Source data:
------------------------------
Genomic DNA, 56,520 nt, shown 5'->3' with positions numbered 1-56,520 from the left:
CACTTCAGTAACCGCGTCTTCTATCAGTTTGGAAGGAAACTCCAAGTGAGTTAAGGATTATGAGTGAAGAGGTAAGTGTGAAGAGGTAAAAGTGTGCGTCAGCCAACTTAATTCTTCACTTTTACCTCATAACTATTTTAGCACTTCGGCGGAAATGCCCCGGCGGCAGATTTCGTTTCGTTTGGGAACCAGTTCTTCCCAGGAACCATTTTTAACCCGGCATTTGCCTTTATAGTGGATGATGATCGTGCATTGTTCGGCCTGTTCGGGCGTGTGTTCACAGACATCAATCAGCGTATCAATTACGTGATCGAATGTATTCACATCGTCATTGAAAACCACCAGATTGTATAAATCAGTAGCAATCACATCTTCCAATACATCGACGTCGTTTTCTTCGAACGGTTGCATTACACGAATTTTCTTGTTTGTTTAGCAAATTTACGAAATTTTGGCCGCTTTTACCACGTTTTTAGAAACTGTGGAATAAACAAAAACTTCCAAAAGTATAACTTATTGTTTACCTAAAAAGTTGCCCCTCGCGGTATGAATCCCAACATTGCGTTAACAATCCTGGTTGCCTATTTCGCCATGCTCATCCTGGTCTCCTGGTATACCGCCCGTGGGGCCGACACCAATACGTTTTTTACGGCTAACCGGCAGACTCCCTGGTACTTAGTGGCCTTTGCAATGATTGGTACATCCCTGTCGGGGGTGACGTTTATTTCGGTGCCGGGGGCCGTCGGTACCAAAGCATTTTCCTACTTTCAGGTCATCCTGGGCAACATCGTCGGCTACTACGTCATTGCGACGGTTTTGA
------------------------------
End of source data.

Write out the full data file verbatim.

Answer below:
Genomic DNA, 56,520 nt, shown 5'->3' with positions numbered 1-56,520 from the left:
CACTTCAGTAACCGCGTCTTCTATCAGTTTGGAAGGAAACTCCAAGTGAGTTAAGGATTATGAGTGAAGAGGTAAGTGTGAAGAGGTAAAAGTGTGCGTCAGCCAACTTAATTCTTCACTTTTACCTCATAACTATTTTAGCACTTCGGCGGAAATGCCCCGGCGGCAGATTTCGTTTCGTTTGGGAACCAGTTCTTCCCAGGAACCATTTTTAACCCGGCATTTGCCTTTATAGTGGATGATGATCGTGCATTGTTCGGCCTGTTCGGGCGTGTGTTCACAGACATCAATCAGCGTATCAATTACGTGATCGAATGTATTCACATCGTCATTGAAAACCACCAGATTGTATAAATCAGTAGCAATCACATCTTCCAATACATCGACGTCGTTTTCTTCGAACGGTTGCATTACACGAATTTTCTTGTTTGTTTAGCAAATTTACGAAATTTTGGCCGCTTTTACCACGTTTTTAGAAACTGTGGAATAAACAAAAACTTCCAAAAGTATAACTTATTGTTTACCTAAAAAGTTGCCCCTCGCGGTATGAATCCCAACATTGCGTTAACAATCCTGGTTGCCTATTTCGCCATGCTCATCCTGGTCTCCTGGTATACCGCCCGTGGGGCCGACACCAATACGTTTTTTACGGCTAACCGGCAGACTCCCTGGTACTTAGTGGCCTTTGCAATGATTGGTACATCCCTGTCGGGGGTGACGTTTATTTCGGTGCCGGGGGCCGTCGGTACCAAAGCATTTTCCTACTTTCAGGTCATCCTGGGCAACATCGTCGGCTACTACGTCATTGCGACGGTTTTGA